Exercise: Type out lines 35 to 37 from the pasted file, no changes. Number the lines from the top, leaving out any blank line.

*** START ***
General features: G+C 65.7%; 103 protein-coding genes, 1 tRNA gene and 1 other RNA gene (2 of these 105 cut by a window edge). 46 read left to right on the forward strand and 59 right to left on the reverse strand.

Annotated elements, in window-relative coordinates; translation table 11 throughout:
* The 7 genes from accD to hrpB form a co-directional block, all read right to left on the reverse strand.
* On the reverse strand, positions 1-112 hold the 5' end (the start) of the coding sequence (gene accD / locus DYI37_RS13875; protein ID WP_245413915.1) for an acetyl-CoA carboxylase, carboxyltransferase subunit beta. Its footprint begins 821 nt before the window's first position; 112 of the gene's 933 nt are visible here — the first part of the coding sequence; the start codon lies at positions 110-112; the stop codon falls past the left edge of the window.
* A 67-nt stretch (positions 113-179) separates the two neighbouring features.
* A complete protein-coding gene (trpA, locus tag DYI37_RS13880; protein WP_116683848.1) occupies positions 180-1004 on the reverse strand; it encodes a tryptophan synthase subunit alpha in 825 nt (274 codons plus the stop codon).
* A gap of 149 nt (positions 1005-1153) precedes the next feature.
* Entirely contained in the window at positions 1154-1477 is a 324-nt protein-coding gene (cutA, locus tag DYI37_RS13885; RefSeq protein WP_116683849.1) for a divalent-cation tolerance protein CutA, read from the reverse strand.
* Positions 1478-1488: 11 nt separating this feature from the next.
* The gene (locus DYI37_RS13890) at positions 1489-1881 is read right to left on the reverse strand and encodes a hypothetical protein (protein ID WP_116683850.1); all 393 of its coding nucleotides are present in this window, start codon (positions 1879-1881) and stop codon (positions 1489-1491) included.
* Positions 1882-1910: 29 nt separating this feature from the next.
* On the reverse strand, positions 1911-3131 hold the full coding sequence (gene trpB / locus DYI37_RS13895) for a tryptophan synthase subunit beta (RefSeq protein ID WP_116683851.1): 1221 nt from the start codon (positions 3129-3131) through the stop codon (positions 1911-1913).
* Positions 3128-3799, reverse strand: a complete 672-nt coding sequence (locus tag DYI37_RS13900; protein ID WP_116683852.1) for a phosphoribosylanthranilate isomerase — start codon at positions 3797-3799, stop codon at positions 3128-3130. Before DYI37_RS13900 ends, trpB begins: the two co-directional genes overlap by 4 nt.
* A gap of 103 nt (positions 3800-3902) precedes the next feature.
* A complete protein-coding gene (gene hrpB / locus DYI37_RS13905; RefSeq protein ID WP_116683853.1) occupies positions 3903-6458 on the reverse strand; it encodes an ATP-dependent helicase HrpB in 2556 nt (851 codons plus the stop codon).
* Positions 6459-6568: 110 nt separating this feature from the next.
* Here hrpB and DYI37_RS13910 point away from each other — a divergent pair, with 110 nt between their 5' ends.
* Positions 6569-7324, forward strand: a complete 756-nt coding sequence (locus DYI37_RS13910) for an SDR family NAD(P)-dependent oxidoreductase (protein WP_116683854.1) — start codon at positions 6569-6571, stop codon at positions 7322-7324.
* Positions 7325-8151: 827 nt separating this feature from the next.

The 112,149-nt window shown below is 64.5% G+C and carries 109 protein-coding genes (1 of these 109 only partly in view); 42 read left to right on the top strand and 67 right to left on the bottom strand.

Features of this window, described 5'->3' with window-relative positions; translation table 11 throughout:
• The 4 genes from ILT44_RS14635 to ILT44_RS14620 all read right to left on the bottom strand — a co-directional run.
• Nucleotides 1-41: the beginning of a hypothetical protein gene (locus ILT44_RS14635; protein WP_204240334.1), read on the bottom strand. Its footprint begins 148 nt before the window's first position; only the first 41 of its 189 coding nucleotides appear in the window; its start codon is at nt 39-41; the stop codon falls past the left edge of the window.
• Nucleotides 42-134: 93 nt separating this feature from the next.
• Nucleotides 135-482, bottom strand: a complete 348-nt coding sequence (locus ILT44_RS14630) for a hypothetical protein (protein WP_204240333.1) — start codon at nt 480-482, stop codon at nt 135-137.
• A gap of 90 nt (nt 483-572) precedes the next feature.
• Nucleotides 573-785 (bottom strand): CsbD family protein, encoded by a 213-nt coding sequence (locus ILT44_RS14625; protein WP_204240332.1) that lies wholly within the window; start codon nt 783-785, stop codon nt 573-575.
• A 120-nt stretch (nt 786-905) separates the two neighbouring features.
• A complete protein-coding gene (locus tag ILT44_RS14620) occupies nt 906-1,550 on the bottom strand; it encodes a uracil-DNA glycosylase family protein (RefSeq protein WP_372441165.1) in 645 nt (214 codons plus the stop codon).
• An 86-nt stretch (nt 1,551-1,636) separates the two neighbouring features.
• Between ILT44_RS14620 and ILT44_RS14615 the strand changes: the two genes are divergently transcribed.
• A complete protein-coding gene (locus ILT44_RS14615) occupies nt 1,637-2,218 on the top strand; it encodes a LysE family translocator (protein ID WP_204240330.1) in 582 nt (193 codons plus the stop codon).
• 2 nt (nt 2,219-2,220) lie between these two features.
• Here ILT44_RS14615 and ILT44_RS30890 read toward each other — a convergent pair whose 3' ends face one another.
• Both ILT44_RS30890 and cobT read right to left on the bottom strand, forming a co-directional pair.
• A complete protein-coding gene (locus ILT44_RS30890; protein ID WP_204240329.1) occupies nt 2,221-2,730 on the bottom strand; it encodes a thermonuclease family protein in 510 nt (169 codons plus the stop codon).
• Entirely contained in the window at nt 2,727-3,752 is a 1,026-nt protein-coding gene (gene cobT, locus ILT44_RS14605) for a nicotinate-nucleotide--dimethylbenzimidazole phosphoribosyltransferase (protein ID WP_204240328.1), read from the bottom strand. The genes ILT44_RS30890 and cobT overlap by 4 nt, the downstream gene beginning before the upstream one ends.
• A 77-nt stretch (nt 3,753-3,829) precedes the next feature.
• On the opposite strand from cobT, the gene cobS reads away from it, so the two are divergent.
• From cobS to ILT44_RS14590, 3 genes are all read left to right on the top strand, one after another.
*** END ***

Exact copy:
• Both ILT44_RS30890 and cobT read right to left on the bottom strand, forming a co-directional pair.
• A complete protein-coding gene (locus ILT44_RS30890; protein ID WP_204240329.1) occupies nt 2,221-2,730 on the bottom strand; it encodes a thermonuclease family protein in 510 nt (169 codons plus the stop codon).
• Entirely contained in the window at nt 2,727-3,752 is a 1,026-nt protein-coding gene (gene cobT, locus ILT44_RS14605) for a nicotinate-nucleotide--dimethylbenzimidazole phosphoribosyltransferase (protein ID WP_204240328.1), read from the bottom strand. The genes ILT44_RS30890 and cobT overlap by 4 nt, the downstream gene beginning before the upstream one ends.